He also made a thinly-veiled threat to drop a nuclear bomb on Iran, talking about taking “certain steps” such as the Americans did in “Nagasaki and Hiroshima, causing at the end the fatalities of 200,000”.

All this is apparently what AP considers “moderation” and what the New York Times describes as the words of a “tough but pragmatic” defence minister.

By way of comparison, Lieberman once called for the bombing of the Aswan Dam in Egypt (something he’d theoretically now have the power to do), wants to behead “disloyal” citizens, aims to expel Palestinians, is now calling for a new law which would mean the death penalty for Palestinians convicted in kangaroo military courts as “terrorists” but not for Jewish citizens (the bill is reportedly part of the deal to bring Lieberman into Netanyahu’s coalition) and has also called for the reconquest of Gaza.

Palestinians are “cancer” and Arab civilians will be targeted, verses Palestinians are “disloyal” and “terrorists” who should be beheaded. Six of one, half a dozen of the other.

The truth is that liberal Zionists are complaining about Lieberman’s appointment, not because of his aggressive policies but because they see him as bad for Israel’s international image – too frank, too crass and not a good enough propagandist.

As one Haaretz editorial put it, Israel is now “torn between rule of law and rule of ruthless power”. Their claim is that this disagreement is over Lieberman’s support for Elor Azaria, the Israeli soldier who murdered Palestinian youth Abd al-Fattah Yusri al-Sharif by calmly shooting him in the head while he lay wounded and vulnerable on the ground in Hebron. Israel claims that al-Sharif had been involved in a knife attack on soldiers illegally occupying Hebron, a Palestinian city, but in any event it is clear from the video footage that he was no threat when killed.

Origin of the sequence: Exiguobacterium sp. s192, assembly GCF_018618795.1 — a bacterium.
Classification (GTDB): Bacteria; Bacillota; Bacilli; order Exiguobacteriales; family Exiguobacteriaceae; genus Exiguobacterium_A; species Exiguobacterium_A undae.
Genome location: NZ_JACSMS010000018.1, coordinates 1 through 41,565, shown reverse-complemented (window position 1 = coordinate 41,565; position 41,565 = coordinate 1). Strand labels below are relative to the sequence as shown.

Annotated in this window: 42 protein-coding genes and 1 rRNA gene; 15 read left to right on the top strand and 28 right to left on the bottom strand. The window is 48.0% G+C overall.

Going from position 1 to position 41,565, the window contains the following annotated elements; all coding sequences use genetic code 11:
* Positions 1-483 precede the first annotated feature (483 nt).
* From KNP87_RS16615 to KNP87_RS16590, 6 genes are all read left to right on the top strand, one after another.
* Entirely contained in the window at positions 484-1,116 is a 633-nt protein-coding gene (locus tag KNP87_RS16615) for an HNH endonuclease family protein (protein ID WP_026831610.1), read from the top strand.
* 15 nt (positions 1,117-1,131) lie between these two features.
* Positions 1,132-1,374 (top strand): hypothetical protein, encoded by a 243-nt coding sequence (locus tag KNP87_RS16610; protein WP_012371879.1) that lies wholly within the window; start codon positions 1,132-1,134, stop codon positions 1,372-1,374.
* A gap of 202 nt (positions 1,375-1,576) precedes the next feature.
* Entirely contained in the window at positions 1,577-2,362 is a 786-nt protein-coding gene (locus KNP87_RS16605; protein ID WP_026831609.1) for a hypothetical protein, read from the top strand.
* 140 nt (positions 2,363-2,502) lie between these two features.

For openly rallying in support of Azaria, the liberal Zionists and the military and political establishment are critical of Lieberman. But the reality is that they are not being critical of of the murder itself, merely the way it was done so openly, on camera, in the front of the world’s press. The liberal Zionists are highly concerned about Israel’s international image, while Lieberman is less so.

The truth, though, is that in openly supporting Azaria’s murder of the Palestinian youth, and in calling for the death penalty for Palestinian “terrorists”, Lieberman is merely formalising policies and practices that Israeli occupation forces routinely carry out under governments of all political stripes.

As Israeli human rights group B’Tselem says, Israel is already routinely carrying out executions without trial of Palestinians accused of attacking occupation soldiers.

The encouragement by Israel’s leaders of a “public mood that considers ‘shooting to kill’ valid in all cases and circumstances, even when the suspect no longer poses any danger, has transformed soldiers, police and armed civilians into ‘judge, jury and executioner,’” the group says.

While Lieberman will no doubt accelerate Israel’s continuing descent into ever increasingly open fascism, there is far more of a continuity of policy than Israel’s liberal defenders would care to admit.

Asa Winstanley is an investigative journalist who lives in London and an associate editor with The Electronic Intifada.

The views expressed in this article belong to the author and do not necessarily reflect the editorial policy of Middle East Monitor.